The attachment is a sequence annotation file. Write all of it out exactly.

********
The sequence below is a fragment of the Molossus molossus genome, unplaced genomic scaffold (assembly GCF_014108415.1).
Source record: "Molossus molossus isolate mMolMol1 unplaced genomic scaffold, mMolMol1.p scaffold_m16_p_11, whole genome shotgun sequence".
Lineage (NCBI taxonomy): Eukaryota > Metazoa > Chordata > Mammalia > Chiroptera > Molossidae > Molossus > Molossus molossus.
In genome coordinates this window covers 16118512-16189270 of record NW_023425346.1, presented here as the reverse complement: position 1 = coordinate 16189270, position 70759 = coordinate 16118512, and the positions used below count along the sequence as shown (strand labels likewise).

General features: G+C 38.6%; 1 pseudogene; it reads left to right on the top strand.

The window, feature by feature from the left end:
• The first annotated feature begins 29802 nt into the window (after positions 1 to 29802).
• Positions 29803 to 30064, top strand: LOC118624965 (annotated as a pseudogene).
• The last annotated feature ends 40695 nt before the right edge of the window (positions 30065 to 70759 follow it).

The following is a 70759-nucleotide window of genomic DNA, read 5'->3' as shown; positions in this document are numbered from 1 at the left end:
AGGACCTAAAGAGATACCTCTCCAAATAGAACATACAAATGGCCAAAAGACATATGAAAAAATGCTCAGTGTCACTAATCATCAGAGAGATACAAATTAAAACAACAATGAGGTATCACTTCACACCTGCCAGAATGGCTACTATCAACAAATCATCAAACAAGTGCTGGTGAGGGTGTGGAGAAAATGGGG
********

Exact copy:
The sequence below is a fragment of the Molossus molossus genome, unplaced genomic scaffold (assembly GCF_014108415.1).
Source record: "Molossus molossus isolate mMolMol1 unplaced genomic scaffold, mMolMol1.p scaffold_m16_p_11, whole genome shotgun sequence".
Lineage (NCBI taxonomy): Eukaryota > Metazoa > Chordata > Mammalia > Chiroptera > Molossidae > Molossus > Molossus molossus.
In genome coordinates this window covers 16118512-16189270 of record NW_023425346.1, presented here as the reverse complement: position 1 = coordinate 16189270, position 70759 = coordinate 16118512, and the positions used below count along the sequence as shown (strand labels likewise).

General features: G+C 38.6%; 1 pseudogene; it reads left to right on the top strand.

The window, feature by feature from the left end:
• The first annotated feature begins 29802 nt into the window (after positions 1 to 29802).
• Positions 29803 to 30064, top strand: LOC118624965 (annotated as a pseudogene).
• The last annotated feature ends 40695 nt before the right edge of the window (positions 30065 to 70759 follow it).

The following is a 70759-nucleotide window of genomic DNA, read 5'->3' as shown; positions in this document are numbered from 1 at the left end:
AGGACCTAAAGAGATACCTCTCCAAATAGAACATACAAATGGCCAAAAGACATATGAAAAAATGCTCAGTGTCACTAATCATCAGAGAGATACAAATTAAAACAACAATGAGGTATCACTTCACACCTGCCAGAATGGCTACTATCAACAAATCATCAAACAAGTGCTGGTGAGGGTGTGGAGAAAATGGGG